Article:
The Swahili saying ‘Maji ni uhai’ – ‘Water is life’ captures the absolute necessity of having continuous, safe water in eastern Africa. It can’t be taken for granted.
Located in one of the most arid regions in the country—in a good year it receives about 20 inches of rainfall—St Peter Claver High School (SPCHS) is a boarding and co-educational Jesuit institution on a 500 acre campus. It is a lively, thriving school with a student body of almost 1,200 and a teaching staff approaching 100 people. A scholarship programme that relies on donations and a small endowment fund allows girls and boys from economically disadvantaged backgrounds to attend.
The school has been relying on boreholes (water wells) for its fresh water supply. With an increasing number of students and staff living there, there is not enough during the dry season from April to October to properly water the vegetable garden: the garden is the school’s main self-reliance activity in sustainable farming.
Harvesting a precious resource
With assistance from the Irish Jesuit Missions, fresh rainwater will be harvested from four large roofs alleviating water shortage and providing training for the students in the efficient use of rainwater. It will be stored in tanks connected to the boreholes.
Self-reliance activities are crucial in cutting down on school management expenses and helping to make the school financially sustainable.
The rainwater harvesting project will be a model for people in the Dodoma region in water conservation, will contribute to the bank of local knowledge and hopefully be replicated by them at their homes, institutions and other locations.
To learn, to love, to serve. And to have fun.
The students are encouraged to develop their talents and interests. Take a sneak peak at their own video created for the 2016 ‘SPCHS Got Talent Live’.
The mission of St. Peter Claver High School—a Catholic, Jesuit school—is to assist young men and women to develop their talents, intellectual and otherwise, in order to serve others to the greater glory of God.
The school anthem encapsulates its approach to education:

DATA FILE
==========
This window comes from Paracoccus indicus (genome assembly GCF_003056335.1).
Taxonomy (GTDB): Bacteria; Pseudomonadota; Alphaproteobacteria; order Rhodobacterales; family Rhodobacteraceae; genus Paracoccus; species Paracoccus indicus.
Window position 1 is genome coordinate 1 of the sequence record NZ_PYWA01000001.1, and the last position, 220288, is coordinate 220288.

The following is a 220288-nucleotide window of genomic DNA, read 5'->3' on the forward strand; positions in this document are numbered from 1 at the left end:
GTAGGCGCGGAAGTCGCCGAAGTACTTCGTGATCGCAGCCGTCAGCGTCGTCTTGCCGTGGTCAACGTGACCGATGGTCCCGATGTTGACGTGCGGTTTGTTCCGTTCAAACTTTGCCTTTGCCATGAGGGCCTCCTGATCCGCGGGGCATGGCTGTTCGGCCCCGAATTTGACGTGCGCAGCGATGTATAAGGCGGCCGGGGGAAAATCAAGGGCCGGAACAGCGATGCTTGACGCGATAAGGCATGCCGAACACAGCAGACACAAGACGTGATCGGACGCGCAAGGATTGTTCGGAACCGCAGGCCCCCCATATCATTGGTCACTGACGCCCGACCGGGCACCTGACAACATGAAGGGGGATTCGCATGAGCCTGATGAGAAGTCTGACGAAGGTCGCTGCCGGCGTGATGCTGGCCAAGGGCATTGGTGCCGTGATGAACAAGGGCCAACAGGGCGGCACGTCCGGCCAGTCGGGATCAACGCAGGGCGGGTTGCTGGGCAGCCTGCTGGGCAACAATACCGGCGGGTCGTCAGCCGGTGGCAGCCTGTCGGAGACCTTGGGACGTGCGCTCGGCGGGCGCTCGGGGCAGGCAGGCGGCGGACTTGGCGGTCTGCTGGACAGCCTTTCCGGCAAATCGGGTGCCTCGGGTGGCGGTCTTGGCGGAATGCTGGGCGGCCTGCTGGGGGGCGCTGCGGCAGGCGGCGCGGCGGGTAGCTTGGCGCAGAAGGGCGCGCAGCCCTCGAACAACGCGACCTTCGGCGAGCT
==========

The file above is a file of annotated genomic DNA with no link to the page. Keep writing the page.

“Some of the values we are called to cherish
Are love, compassion, truth, and justice,
Hardworking, respect for all others,
Kindness, sharing, and honesty”
The school has a child-centered approach to education and has adopted the motto: to learn, to love, to serve. It has incorporated ‘cura personalis’ as part of its philosophy of education.
Latin for care for the (individual) person, ‘cura personalis’ is a hallmark of Jesuit education in which the teacher establishes a personal relationship with students, listens to them in the process of teaching, and draws them toward personal initiative and responsibility for learning.
A noble vision
The vision of the school is to graduate young men and women who are:
• Intellectually Competent. They will be able to engage with the great questions of the day, to assess situations accurately, and to act on these judgments rationally.
• Religious. They will recognize the grace of God active in the world and be prepared to respond to the divine goodness in service to God in worship and assistance to others.
• Loving. They will be people who are warmhearted and care for those whom God places them with: family, friends, associates – even strangers.
• Committed to Doing Justice. They will be people who are devoted to fostering relationships in the world that recognise the God-given dignity of all people, who seek to live in solidarity with others as brothers and sisters, and who have a concern for “the least of our brothers and sisters”.
• Open to Growth. They will be people who see horizons not as limits but as invitations to continue to search, people committed to developing specific skills, talents, and intellectual stances—but not at the expense of new possibilities.
Author: Compiled by Irish Jesuit Missions Communications , 24th March 2017.